A further object of this invention is to provide a easy method to maintain stibine filtering system for antimonial lead-acid batteries.
Still another object of this invention is to provide a stibine filtering system for antimonial lead-acid batteries which uses only common, inexpensive, chemically inert materials.
These and other objects of this invention are provided by providing means for filtering gases generated in antimonial lead-acid batteries through carbon powder (e.g., activated charcoal).
A more complete understanding of the invention and many of the attendant advantages thereof will be readily appreciated as the same becomes better understood by reference to the following detailed description when considered in connection with the accompanying drawings wherein:
FIG. 1 is a vertical cross-sectional view of a stibine filter;
FIG. 2 is a vertical cross-sectional view showing the position of the stibine filter in relation to the flash arrester and the battery casing; and
FIG. 3 is a bar graph presenting comparative data on stibine content in gases generated in antimonial lead-acid batteries. FIG. 3 is discussed in the experimental section.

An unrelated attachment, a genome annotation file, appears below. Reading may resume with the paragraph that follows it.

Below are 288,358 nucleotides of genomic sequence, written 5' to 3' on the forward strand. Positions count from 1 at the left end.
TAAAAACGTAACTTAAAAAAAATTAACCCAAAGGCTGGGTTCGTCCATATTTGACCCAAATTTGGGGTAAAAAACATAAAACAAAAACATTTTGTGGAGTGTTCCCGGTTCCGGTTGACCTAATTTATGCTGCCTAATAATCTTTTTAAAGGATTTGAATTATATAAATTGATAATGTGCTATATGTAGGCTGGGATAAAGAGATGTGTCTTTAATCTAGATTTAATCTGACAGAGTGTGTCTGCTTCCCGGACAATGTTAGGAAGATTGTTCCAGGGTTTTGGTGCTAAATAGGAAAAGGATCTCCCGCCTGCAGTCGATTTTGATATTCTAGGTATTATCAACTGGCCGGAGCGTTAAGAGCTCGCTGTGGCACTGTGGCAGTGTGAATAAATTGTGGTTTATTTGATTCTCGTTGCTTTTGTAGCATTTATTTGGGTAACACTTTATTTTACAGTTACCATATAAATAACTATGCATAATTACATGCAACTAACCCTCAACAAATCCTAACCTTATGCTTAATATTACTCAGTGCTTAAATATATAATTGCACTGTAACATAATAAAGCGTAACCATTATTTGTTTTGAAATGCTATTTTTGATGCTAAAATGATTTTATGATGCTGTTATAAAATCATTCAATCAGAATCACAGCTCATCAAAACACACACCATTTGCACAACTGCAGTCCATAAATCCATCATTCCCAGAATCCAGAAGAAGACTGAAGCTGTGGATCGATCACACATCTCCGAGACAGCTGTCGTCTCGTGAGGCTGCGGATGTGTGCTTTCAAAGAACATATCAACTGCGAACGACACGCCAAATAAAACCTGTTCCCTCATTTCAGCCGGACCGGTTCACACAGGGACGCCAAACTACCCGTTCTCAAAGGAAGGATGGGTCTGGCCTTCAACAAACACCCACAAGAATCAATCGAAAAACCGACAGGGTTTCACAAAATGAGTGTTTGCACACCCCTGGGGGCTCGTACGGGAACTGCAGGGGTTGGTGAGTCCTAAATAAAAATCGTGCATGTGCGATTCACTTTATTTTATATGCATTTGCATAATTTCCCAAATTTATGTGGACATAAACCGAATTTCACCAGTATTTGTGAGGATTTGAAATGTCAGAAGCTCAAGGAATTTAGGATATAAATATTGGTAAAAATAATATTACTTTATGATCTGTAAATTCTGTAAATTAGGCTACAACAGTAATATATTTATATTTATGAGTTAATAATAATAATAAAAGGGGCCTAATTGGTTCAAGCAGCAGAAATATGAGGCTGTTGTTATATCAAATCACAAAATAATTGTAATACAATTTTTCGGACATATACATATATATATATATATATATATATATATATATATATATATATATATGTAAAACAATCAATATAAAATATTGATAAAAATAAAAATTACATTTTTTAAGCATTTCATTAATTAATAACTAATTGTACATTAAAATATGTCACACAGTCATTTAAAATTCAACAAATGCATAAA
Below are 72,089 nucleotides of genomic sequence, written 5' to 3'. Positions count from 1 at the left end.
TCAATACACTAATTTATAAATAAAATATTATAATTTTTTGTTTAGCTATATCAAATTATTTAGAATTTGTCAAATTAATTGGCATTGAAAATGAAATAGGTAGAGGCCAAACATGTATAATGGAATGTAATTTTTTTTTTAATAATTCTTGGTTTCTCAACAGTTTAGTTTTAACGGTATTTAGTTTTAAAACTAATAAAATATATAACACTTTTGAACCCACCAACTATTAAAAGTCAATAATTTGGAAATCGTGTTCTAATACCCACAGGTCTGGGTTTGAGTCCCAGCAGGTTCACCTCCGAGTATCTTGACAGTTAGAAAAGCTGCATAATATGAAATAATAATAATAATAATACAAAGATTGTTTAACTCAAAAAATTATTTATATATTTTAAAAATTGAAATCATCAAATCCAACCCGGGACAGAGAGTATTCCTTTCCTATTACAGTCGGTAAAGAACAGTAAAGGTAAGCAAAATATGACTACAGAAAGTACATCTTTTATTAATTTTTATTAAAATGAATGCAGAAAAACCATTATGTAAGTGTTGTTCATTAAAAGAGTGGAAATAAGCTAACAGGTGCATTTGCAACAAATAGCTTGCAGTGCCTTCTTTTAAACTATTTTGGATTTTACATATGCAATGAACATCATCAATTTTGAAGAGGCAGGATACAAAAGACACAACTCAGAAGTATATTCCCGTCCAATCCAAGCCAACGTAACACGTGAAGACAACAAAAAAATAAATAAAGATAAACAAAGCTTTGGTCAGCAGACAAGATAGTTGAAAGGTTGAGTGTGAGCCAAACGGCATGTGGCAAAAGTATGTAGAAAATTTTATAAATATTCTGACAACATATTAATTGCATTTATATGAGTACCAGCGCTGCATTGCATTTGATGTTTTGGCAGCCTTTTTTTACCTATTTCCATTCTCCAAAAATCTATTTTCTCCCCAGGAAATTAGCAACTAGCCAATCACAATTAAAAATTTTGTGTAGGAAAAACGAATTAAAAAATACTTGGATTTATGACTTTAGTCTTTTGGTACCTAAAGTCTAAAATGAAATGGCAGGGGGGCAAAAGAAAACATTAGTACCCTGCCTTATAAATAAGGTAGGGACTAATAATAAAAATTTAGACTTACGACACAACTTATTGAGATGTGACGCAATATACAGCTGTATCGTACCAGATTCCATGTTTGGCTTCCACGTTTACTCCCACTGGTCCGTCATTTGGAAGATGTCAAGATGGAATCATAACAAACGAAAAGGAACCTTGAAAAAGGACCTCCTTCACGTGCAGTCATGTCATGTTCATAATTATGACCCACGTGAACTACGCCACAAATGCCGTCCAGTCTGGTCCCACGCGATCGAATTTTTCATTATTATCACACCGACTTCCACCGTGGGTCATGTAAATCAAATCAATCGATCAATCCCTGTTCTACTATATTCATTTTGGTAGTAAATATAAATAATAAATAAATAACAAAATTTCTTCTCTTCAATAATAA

Briefly, referring to FIG. 1, the stibine filter may comprise a circular cover 30 fitted onto a cylindrical outer casing 10 with a cylindrical partition or insert 16 defining a cylindrical lower, entry chamber 24, an annular transfer chamber 26, and upper, filtration chamber 28. A cylindrical wall 18 forming the lowest portion of insert 16 separates the entry chamber 24 from the transfer chamber 26. The remainder of insert 16 separates the filtration chamber 28 from the transfer chamber 26 and the entry chamber 24. A plurality of holes 14 in the bottom of the outer casing 10 provide passages for the flow of gases evolved in the interior of the battery 42 into the entry chamber 24. A plurality of holes 20 in the cylindrical wall 18 provide passages for the flow of gases from the entry chamber 24 into the annular transfer chamber 26. A plurality of channels 22 provide means for the gases to flow from the annular transfer chamber 26 downward into the lower portion of the filtration chamber 28. The filtration chamber 28 contains activated charcoal powder which removes the stibine from the gas mixture. The channels 22 slant downward from the transfer chamber 26 to the filtration chamber 28 to prevent the activated charcoal from leaking out. The stibine is removed as the gas mixture flows up through the activated charcoal in the filtration chamber 28. The stibine free gases exit from the top of the filtration chamber 28 through a plurality of holes 32 in the cover 30. As shown in FIG. 1, the cover 30 has a recess 36 which contains a fiber glass matte 38 and a removable lid 34 which covers the recess 36. After the treated gases exit through the holes 32 in the cover 30, they flow through the glass matte 38 and out of the recess 36 through a hole 40 in the lid 34 into the environment or next stage of treatment. Finally, screw threads 12 on the outside of casing 10 allow the filter to be fitted into flash arresters as shown in FIG. 2.